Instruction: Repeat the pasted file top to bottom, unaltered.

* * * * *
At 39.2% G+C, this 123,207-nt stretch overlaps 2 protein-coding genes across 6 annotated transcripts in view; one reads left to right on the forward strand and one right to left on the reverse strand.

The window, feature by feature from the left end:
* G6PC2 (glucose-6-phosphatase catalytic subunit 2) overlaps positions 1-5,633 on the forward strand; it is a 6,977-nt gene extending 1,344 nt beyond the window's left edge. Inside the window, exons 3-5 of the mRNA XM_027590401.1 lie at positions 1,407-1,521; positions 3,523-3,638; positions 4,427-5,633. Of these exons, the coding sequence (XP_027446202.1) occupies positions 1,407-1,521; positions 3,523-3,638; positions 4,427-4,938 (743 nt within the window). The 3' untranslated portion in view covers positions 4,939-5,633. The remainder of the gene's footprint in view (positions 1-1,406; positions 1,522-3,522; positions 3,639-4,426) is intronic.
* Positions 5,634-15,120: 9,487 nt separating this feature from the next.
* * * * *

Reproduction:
At 39.2% G+C, this 123,207-nt stretch overlaps 2 protein-coding genes across 6 annotated transcripts in view; one reads left to right on the forward strand and one right to left on the reverse strand.

The window, feature by feature from the left end:
* G6PC2 (glucose-6-phosphatase catalytic subunit 2) overlaps positions 1-5,633 on the forward strand; it is a 6,977-nt gene extending 1,344 nt beyond the window's left edge. Inside the window, exons 3-5 of the mRNA XM_027590401.1 lie at positions 1,407-1,521; positions 3,523-3,638; positions 4,427-5,633. Of these exons, the coding sequence (XP_027446202.1) occupies positions 1,407-1,521; positions 3,523-3,638; positions 4,427-4,938 (743 nt within the window). The 3' untranslated portion in view covers positions 4,939-5,633. The remainder of the gene's footprint in view (positions 1-1,406; positions 1,522-3,522; positions 3,639-4,426) is intronic.
* Positions 5,634-15,120: 9,487 nt separating this feature from the next.